Many experts in the gaming industry are afraid that they will not be able to save enough money and retire. Some even think that they will have to work until they die. Both indie developers and industry veterans, like game designer Josh Sawyer, shared their opinions on this topic.

The discussion began with a small tweet that Robert Morrison, the lead animator of Certain Affinity, posted the other day. “Are you planning to retire? And if so, how?” he asked.

The answers were not the most comforting.

Retirement prospects look hazy even for fairly well-known developers who have already made a name for themselves on well-known projects. One of them is an experienced game designer Josh Sawyer, who now works at Obsidian and had a hand in Fallout: New Vegas, Icewind Dale and Pillars of Eternity.

This is largely due to high real estate prices in states like California, where many developers work. A high salary now does not guarantee them a comfortable old age at all.

“I can’t afford to buy a house near my job. Even if I manage to do it in the next five years, I will still be paid for it until I turn 80—odd,” says Sawyer.

The same opinion is shared by Charles Randall, a former employee of Ubisoft. “Since most jobs require living in cities with real estate that cannot be bought with a developer’s salary, it looks like I will work until I die,” he admits.

At the same time, some developers note that they started thinking about retirement from a young age. For example, the artist Jane Ng, who worked on Half-Life: Alyx and Firewatch, opened an individual retirement account as soon as she got her first job. She was also helped by the lack of a student loan, the payment of which complicates the life of many specialists.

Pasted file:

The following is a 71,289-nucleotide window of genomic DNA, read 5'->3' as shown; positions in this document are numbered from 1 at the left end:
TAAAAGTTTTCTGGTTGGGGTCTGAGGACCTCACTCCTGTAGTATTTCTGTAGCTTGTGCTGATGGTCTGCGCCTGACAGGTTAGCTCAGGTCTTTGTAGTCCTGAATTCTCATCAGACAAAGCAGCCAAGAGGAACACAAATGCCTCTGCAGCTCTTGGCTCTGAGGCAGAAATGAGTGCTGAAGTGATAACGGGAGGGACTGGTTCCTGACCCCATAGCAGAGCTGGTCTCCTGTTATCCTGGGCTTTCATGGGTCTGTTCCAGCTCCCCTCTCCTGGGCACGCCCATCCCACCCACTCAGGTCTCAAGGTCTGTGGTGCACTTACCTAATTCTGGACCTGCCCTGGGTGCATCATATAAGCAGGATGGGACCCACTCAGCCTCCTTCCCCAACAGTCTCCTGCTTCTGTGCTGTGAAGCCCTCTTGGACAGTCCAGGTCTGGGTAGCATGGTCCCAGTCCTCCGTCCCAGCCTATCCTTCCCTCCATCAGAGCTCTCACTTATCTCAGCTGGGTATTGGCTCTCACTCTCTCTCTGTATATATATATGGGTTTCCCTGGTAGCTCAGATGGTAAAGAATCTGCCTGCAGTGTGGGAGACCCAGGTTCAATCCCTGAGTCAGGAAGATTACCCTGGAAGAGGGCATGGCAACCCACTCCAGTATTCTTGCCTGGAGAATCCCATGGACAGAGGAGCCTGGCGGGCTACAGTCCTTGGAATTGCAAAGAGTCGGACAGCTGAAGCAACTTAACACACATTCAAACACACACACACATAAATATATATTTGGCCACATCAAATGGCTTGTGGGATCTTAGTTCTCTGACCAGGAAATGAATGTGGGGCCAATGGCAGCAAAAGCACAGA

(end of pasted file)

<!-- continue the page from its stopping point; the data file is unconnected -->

Katy Hargrove, a 3D artist at Warner Brothers Animation, has been saving money since high school. However, in her case, the main motivation was rather the fear of not saving enough money and being left without savings.

Maike van der Leeden, an employee of Electronic Arts, admitted that the company has a special pension fund. She transfers a percentage of her salary there and increases it as her income grows.

However, for the most part, Western developers are still extremely unoptimistic. That is why many of them try to ironize and joke about retirement as something unattainable and non-existent.

“I will resign myself and go to the West and remain John Epler,” writes John Epler, narrative director of BioWare. His tweet is a reference to the famous phrase Galadriel from the novel “The Lord of the Rings”.

“I hope that I will become your favorite granny who understands special effects. Maybe I’ll become a granny in indie game dev,” jokes Bryanna Lindsey, the leading special effects artist at Insomniac Games.

Her colleague and chief designer of Insomniac Games Drew Murray (Drew Murray) also tries to keep an optimistic attitude. He admits that he gets depressed when he doesn’t work with people. “I doubt that I will retire. […] Maybe I’ll slow down at 70?” he writes and at the same time clarifies that he has been saving money since the age of 18.

A lot of developers are still more pessimistic. Maybe that’s why the plan to release a big hit game seems to some more realistic than retirement.

This is exactly what Emma Maassen, the founder of the indie studio Kitsune Games, thought about. She calculated that even if she starts saving $300 a month at the age of 38, it still won’t be enough for retirement.

Thus, most American developers today have to worry about retirement on their own. Many people are concerned about this problem, but those who have taken care of this issue as early as possible have the chance to save enough money. Some experts, however, hope that in the future there will be special trade unions and mandatory contributions to the pension fund in the gaming industry.